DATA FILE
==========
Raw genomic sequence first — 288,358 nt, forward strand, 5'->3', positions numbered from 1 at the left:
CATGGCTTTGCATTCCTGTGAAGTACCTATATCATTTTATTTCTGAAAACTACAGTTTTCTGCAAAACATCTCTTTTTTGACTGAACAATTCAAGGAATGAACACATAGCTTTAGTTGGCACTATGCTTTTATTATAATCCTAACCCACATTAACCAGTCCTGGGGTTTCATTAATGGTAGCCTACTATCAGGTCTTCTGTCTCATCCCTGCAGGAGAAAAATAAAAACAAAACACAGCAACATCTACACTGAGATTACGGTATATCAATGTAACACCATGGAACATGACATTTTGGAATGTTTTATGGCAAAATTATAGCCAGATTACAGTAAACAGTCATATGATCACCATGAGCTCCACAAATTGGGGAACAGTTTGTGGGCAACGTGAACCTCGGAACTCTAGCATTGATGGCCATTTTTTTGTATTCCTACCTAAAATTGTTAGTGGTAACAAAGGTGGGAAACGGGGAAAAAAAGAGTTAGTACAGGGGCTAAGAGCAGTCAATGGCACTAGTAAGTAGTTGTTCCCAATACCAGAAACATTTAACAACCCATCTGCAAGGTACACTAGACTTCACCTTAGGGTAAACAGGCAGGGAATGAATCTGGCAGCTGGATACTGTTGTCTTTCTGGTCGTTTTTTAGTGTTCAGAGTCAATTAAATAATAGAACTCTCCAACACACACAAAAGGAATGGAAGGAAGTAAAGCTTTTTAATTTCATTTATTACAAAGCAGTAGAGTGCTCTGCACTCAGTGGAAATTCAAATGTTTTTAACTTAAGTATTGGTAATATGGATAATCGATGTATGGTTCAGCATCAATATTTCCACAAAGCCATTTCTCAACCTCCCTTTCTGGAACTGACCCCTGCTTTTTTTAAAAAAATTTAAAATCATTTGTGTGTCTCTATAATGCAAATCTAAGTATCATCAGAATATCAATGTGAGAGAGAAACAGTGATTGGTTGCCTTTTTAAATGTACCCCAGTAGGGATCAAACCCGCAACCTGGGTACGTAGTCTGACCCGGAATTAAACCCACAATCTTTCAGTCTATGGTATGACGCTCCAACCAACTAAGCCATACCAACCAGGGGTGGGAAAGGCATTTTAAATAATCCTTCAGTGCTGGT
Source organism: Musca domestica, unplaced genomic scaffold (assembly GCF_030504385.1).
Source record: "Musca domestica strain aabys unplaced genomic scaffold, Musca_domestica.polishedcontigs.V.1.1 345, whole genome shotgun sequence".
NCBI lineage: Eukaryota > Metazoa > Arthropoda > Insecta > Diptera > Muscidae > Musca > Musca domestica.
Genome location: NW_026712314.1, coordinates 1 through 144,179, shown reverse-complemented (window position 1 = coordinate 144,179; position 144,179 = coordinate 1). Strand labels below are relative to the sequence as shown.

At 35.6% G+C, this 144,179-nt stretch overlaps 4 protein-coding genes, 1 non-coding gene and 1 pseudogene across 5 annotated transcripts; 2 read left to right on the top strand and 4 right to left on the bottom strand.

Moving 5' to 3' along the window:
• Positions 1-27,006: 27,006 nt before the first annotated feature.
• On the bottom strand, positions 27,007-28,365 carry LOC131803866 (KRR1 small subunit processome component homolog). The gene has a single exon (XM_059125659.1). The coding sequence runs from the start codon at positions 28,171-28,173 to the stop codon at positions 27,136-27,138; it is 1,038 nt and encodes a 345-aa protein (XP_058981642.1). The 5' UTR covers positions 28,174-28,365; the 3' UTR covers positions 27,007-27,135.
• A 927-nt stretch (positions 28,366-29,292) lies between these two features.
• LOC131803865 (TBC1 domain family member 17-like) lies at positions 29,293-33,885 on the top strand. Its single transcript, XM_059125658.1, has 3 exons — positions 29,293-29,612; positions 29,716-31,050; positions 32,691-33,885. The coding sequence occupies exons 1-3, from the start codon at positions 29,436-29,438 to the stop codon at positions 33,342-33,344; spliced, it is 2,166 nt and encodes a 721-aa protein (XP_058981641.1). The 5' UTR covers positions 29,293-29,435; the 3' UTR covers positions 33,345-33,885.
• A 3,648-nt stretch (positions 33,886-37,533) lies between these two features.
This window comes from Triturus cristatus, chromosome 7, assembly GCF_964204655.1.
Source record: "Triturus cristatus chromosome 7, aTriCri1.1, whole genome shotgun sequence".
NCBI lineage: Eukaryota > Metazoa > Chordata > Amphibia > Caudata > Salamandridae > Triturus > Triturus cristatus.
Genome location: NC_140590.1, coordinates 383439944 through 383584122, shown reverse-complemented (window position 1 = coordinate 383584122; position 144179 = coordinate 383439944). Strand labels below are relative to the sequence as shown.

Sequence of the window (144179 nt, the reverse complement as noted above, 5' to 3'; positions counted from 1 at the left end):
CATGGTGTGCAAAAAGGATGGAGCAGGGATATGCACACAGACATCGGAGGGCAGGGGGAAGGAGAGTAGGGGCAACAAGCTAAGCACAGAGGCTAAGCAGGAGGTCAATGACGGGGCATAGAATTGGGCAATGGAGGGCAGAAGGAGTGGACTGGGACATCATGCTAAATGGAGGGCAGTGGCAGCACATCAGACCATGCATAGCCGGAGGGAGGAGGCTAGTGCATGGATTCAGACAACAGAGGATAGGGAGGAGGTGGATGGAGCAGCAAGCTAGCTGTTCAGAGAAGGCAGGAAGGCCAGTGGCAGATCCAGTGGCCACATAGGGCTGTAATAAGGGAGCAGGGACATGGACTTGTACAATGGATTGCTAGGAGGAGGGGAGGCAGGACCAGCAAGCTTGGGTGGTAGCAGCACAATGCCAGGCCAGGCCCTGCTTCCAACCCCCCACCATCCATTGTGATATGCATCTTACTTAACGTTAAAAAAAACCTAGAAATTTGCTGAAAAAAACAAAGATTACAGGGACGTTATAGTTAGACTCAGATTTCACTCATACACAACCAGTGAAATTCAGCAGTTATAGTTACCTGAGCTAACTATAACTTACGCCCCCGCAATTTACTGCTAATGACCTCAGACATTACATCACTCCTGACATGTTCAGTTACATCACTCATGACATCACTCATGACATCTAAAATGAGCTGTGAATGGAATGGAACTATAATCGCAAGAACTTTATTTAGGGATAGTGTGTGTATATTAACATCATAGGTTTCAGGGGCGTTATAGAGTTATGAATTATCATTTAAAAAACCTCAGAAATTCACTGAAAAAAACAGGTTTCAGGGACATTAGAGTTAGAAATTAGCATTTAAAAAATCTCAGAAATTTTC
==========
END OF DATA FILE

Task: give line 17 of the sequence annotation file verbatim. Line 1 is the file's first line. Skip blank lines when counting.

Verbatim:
Genome location: NC_140590.1, coordinates 383439944 through 383584122, shown reverse-complemented (window position 1 = coordinate 383584122; position 144179 = coordinate 383439944). Strand labels below are relative to the sequence as shown.